Chipotle Sales Jump Shows Guests Will Pay More
by David Klemt
Chipotle’s latest earnings report may show that guests are willing to pay more at their favorite restaurants.
In Q3, the fast-casual giant’s net sales grew by nearly 22 percent. Per reports, same-store sales rose by just over 15 percent.
Is it possible that Chipotle’s earnings—which exceeded Wall Street estimates—indicate that guests will tolerate price hikes?
No, it’s not a “hot take” to state the obvious: Everything is more expensive.
All operators and managers are aware that costs are rising across the board. Beef, chicken wings, cooking oils… Prices are increasing and the trend is expected to continue.
Not that any of us need a real-world example, but Chef Brian Duffy shared on episode 53 of the Bar Hacks episode that he now has to price a pound of chicken wings at $13.
One reason that Chipotle made the choice to raise prices comes down to rising beef prices. Another is increased freight costs.
As every armchair economist knows, when a business’ costs rise that increase falls on its customers.
The reason is fairly simple: If prices remain the same while costs rise, the situation becomes untenable, the business doesn’t generate enough revenue, and doors close.
So, Chipotle’s decision was simple. The fast-casual chain announced in June that menu prices would increase by about four percent to defray rising costs.
Chipotle’s June announcement followed one the company made in May.
Six months ago, Chipotle announced the hourly wage for their restaurant workers would increase to $15 by June.
How did the company afford to raise hourly wages, offset ingredient costs, and deal with rising freight rates? The aforementioned menu price hike.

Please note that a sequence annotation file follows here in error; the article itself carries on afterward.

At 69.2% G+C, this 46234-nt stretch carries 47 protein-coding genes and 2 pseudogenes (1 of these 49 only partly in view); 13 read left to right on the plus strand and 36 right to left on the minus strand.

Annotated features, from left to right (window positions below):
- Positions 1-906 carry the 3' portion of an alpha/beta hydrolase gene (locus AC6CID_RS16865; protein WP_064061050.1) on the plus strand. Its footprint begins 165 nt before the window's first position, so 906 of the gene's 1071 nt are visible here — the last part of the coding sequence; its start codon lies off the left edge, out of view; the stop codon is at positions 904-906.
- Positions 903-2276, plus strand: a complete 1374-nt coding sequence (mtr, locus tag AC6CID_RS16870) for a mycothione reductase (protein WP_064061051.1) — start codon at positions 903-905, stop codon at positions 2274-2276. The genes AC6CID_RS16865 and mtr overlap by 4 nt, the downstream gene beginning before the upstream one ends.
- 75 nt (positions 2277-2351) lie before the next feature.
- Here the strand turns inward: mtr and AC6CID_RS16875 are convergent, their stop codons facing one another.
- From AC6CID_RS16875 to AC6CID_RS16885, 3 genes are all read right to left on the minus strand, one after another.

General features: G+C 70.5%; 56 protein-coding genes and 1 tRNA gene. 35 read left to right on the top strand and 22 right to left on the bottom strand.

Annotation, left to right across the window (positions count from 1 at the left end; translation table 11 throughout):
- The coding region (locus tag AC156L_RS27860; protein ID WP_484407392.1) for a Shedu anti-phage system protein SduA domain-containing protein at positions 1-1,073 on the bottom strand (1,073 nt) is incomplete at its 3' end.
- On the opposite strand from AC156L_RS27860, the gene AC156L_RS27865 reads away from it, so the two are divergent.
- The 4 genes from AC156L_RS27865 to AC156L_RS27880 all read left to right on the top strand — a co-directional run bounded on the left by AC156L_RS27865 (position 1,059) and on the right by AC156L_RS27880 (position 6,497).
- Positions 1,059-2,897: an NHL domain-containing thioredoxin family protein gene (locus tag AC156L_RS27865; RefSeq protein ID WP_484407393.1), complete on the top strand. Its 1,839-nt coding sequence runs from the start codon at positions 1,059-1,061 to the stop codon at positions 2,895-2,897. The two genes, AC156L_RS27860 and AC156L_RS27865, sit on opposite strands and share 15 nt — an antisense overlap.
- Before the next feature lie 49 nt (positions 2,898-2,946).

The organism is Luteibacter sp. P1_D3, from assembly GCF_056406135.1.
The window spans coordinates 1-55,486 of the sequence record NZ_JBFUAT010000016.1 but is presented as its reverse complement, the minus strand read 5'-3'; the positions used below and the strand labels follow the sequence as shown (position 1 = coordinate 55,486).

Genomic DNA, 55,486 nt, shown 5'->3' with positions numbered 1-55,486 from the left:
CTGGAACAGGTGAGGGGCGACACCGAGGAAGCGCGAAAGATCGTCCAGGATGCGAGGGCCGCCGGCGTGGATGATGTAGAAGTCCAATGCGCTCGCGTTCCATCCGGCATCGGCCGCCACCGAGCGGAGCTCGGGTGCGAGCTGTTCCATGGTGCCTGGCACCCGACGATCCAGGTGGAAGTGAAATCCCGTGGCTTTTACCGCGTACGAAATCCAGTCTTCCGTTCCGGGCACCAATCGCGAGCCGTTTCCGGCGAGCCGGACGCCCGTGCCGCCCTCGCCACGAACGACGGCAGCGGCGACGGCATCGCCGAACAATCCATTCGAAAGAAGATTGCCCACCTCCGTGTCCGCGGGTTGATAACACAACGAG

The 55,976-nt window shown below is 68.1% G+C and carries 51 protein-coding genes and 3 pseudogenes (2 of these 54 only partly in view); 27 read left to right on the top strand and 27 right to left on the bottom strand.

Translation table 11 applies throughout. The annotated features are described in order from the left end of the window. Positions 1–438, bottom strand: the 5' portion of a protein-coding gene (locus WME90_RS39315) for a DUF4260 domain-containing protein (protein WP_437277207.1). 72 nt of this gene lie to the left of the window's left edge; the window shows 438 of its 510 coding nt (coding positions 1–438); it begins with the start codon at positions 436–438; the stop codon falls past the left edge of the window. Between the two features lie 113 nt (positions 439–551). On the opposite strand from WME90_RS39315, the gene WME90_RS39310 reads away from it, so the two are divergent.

Now, Wall Street didn’t seem to anticipate backlash toward Chipotle for increasing their prices. However, plenty of other people have said—and still say—that customers won’t support restaurants or bars that raise prices.
It appears that a significant percentage of brand-loyal customers will remain loyal and continue to support the businesses they like even through price hikes.
Is This the Way?
I’ll address a crucial detail: Chipotle is a fast-casual brand valued at close to $52 billion.
They’ve got incredible brand recognition and tremendous purchasing power. Reportedly, there are 2,857 Chipotle locations in the United States. In fact, the company announced in February of this year that it planned to open 200 more locations this year.
So, no, there’s not a direct comparison to be made between Chipotle and an independent restaurant or bar.
However, that doesn’t mean there’s no lesson to be learned here.
Chipotle was transparent about the reasons for their price hikes. The Great Resignation has shined a spotlight on wages, and Chipotle addressed that concern.
The pandemic has also unleashed havoc on supply chains. Again, Chipotle was forthcoming about the challenges the company was facing.
Moving forward, it may be wise for restaurant and bar owners to address menu price increases. There does seem to be some level of understanding among the more rational guests out there that if they support increased wages for hospitality workers; understand supply chain challenges; and know costs are up for everything, they’re going to see price hikes.
You very likely need to raise at least some of your prices. When you do so, consider telling your guests why. You may be surprised by the support you receive.